COMMUNITIES THAT CARE DECISION SUPPORT A component of the Care Model Tools that help to support decision- making by Providers and Patients. Decisions to be made at a HTN patients visit: Which type of BP medication should be used for this particular patient? Which lab tests is this patient due for? Do I need to treat this patient with this cholesterol level? Does this patient need to be referred to the Kidney Specialist?
COMMUNITIES THAT CARE DECISION SUPPORT WHAT TOOLS HELP PROVIDERS IN DECISION- MAKING FOR HTN PATIENTS? Published Hypertension management guidelines Textbooks, Journals, Knowledge/Web links on desktops (emedicine.org, familydoctor.org, uptodate.org) Embedding guidelines in forms, templates, EHRs Flow Sheets Quality Care Guidelines system Easily accessible patient-specific data WHAT TOOLS HELP HTN PATIENTS IN DECISION- MAKING? Patient friendly education material Trended patient-specific data
COMMUNITIES THAT CARE DELIVERY SYSTEM DESIGN A component of the Care Model. Patient care systems ability to facilitate optimal management of patients DELIVERY SYSTEM? Patient flow Patient scheduling Medical Record flow Processing of flow sheets Staff assignments
COMMUNITIES THAT CARE SELF-MANAGEMENT A component of the Care Model Patients take charge of managing their diseases by themselves It involves Educating patients on guidelines on managing their diseases Helping them to select behavioral change goals. (E.g. Diet & Exercise goals). Working with them to achieve the goals. (Addressing barriers, follow-up calls, etc).
COMMUNITIES THAT CARE COMMUNITY A component of the Care Model. Emphasizes importance of External resources Partnerships Policies It involves Linking patients with chronic diseases to community based programs Providing screenings and education in the community Helping to establish facilities for exercise programs, recreation, etc Developing partnerships with organizations that may provide support in cash or in kind
COMMUNITIES THAT CARE HEALTH CARE ORGANIZATION A component of the Care Model This refers to Leadership support of chronic disease care activities Strategies to sustain organization-wide changes Strategic plan Policies and Procedures Job Descriptions Staff Incentive plan
COMMUNITIES THAT CARE THE OTHER 2 MODELS THAT SUPPORT IMPLEMENTATION OF THE CARE MODEL Improvement model Testing, Fine-tuning, Rolling out, Feedback, Refining, Adopting, etc PDSA Cycles Learning model Rapid, radical transformation Learn from others Via Learning Session, Conference Calls, Listservs
COMMUNITIES THAT CARE WHAT MAKES THE CHRONIC CARE MODEL SUCH A UNIQUE APPROACH TO IMPROVING OUTCOMES 1.Comprehensiveness of approach Model concept 2.Public AND Private sector support 3.Evidence-based
COMMUNITIES THAT CARE EVIDENCE BASIS FOR CHRONIC CARE MODEL Article: Systematic Review of the Chronic Care Model in Chronic Obstructive Pulmonary Disease Prevention and Management Pooled data demonstrate that patients with chronic obstructive pulmonary disease who received interventions with two or more CCM components had lower rates of hospitalizations and emergency visits and a shorter length of stay compared with control groups. Read the Archives of Internal Medicine article Archives of Internal Medicine Adams SG, Smith PK, Allan PF, Anzueto A, Pugh JA, Cornell JE. Adams SGSmith PKAllan PFAnzueto APugh JACornell JE Department of Medicine, The University of Texas Health Science Center at San Antonio, USA. Article: Can a Chronic Care Model Collaborative Reduce Heart Disease Risk in Patients With Diabetes? This study concludes that CCM collaborative intervention lowered the cardiovascular disease risk factors of patients with diabetes who were cared for in the participating organizations settings. Read the Journal of General Internal Medicine articleJournal of General Internal Medicine Vargas RB, Mangione CM, Asch S, Keesey J, Rosen M, Schonlau M, Keeler EB. Vargas RBMangione CMAsch SKeesey JRosen MSchonlau M Keeler EB Division of General Internal Medicine and Health Services Research, David Geffen School of Medicine at UCLA, Los Angeles, CA 90024, USA.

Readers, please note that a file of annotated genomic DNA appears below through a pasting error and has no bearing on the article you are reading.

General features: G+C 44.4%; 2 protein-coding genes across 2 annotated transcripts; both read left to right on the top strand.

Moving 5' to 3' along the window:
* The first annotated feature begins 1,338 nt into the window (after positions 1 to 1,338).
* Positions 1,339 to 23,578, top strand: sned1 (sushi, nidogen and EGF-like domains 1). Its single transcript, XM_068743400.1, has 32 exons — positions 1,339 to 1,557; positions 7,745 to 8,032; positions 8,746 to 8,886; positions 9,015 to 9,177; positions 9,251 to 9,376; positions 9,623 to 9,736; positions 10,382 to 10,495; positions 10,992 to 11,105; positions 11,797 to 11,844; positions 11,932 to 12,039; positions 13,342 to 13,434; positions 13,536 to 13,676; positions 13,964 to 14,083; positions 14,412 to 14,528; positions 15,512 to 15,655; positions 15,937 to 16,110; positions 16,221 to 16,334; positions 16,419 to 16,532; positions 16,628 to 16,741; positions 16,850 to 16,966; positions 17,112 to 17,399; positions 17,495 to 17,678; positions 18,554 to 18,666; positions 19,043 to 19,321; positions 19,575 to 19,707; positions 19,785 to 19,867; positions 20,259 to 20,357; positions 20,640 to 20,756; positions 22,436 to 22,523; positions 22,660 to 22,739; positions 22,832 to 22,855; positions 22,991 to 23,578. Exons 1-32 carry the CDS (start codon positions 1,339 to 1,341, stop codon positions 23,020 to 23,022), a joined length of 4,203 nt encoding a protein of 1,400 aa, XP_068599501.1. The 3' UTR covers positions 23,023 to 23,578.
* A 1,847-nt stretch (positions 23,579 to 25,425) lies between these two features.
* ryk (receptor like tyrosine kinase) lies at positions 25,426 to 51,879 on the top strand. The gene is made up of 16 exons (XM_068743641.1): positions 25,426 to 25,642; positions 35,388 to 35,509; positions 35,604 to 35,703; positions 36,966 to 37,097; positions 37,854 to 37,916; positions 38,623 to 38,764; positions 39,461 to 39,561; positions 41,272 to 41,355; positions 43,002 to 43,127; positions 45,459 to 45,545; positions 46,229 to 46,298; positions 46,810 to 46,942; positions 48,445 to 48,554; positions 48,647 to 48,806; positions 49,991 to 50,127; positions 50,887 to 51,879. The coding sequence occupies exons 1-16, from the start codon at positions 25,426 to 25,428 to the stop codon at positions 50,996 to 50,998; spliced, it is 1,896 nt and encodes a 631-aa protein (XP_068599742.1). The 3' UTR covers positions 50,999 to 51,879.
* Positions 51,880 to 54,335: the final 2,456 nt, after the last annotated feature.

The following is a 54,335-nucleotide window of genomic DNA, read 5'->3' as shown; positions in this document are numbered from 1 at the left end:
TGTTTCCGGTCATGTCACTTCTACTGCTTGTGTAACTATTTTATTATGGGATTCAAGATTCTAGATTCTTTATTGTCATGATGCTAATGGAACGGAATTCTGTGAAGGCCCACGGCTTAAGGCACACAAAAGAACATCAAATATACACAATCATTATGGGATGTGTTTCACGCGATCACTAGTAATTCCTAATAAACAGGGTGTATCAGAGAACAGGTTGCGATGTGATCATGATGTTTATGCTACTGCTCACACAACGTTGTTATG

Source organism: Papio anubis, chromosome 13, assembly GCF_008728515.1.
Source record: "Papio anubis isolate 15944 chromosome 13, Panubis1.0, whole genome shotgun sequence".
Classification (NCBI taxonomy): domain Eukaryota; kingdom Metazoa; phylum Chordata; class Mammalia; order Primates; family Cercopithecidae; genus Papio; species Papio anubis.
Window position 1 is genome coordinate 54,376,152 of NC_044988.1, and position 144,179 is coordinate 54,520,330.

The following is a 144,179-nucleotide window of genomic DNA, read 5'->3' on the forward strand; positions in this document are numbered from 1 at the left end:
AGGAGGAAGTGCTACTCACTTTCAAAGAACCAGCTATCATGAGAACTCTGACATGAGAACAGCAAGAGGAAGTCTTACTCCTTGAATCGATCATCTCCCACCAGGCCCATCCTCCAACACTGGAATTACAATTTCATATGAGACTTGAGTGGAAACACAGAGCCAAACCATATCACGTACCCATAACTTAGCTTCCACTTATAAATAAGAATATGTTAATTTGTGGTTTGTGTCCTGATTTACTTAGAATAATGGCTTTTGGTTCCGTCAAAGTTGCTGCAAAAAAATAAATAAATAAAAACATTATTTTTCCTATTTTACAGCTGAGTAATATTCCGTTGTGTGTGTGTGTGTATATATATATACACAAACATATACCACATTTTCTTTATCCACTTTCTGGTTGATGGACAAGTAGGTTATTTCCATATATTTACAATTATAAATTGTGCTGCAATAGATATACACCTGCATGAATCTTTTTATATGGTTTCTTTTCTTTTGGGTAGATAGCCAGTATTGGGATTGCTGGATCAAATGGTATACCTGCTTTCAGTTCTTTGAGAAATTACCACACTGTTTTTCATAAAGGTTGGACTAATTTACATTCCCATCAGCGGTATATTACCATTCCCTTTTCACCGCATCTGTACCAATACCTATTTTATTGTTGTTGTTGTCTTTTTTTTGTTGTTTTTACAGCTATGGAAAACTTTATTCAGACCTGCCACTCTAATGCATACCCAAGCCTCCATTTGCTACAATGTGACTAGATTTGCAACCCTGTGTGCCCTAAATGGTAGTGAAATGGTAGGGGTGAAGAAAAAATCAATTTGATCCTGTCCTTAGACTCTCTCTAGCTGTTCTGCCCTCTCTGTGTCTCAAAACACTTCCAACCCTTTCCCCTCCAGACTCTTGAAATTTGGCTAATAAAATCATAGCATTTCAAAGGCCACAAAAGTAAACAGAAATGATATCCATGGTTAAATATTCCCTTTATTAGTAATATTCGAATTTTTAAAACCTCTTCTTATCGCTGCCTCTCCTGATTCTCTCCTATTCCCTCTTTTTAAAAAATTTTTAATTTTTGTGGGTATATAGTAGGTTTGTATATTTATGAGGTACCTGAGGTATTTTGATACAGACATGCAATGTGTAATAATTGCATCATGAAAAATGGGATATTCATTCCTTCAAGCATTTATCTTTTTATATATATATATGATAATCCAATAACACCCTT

COMMUNITIES THAT CARE CHALLENGES WITH IMPLEMENTING CHRONIC CARE MODEL Dual Data Entry Requirement of PECS Appropriate Decision Support Tools and Systems Staffing for Intensive Self-Management Support and Delivery System Re-design Expertise necessary for Effective Change Management $ Support for Labs, Meds, etc Revenue loss from scheduling changes Soliciting community support and partnerships
COMMUNITIES THAT CARE SUMMARY What is the Chronic Care Model? What are the key components of the Model? What makes this Model unique? Challenges implementing the Chronic Care Model How can the HFSF support the implementation of this Model?
COMMUNITIES THAT CARE HOW CAN THE HFSF SUPPORT SPREAD OF CARE MODEL? Community dialogue Focused educational sessions on use of Care Model Nidus for public-private partnerships Grant-funding for: Infrastructure development Staffing Equipment/Supplies
COMMUNITIES THAT CARE HELPFUL REFERENCES Health Disparities Collaboratives Institute for Healthcare Improvement Accelerating Change Today Report act_report_may_2002_curing_the_system.pdf act_report_may_2002_curing_the_system.pdf THANK YOU St Anthony Amofah, MD MBA Medical Director, HCN Chief Medical Officer, CHI
COMMUNITIES THAT CARE TAKE HOME MESSAGES Current care systems cannot do the job Trying harder will not work Changing systems of care will. The Chronic Care Model presents a sustainable approach to changing the systems of care!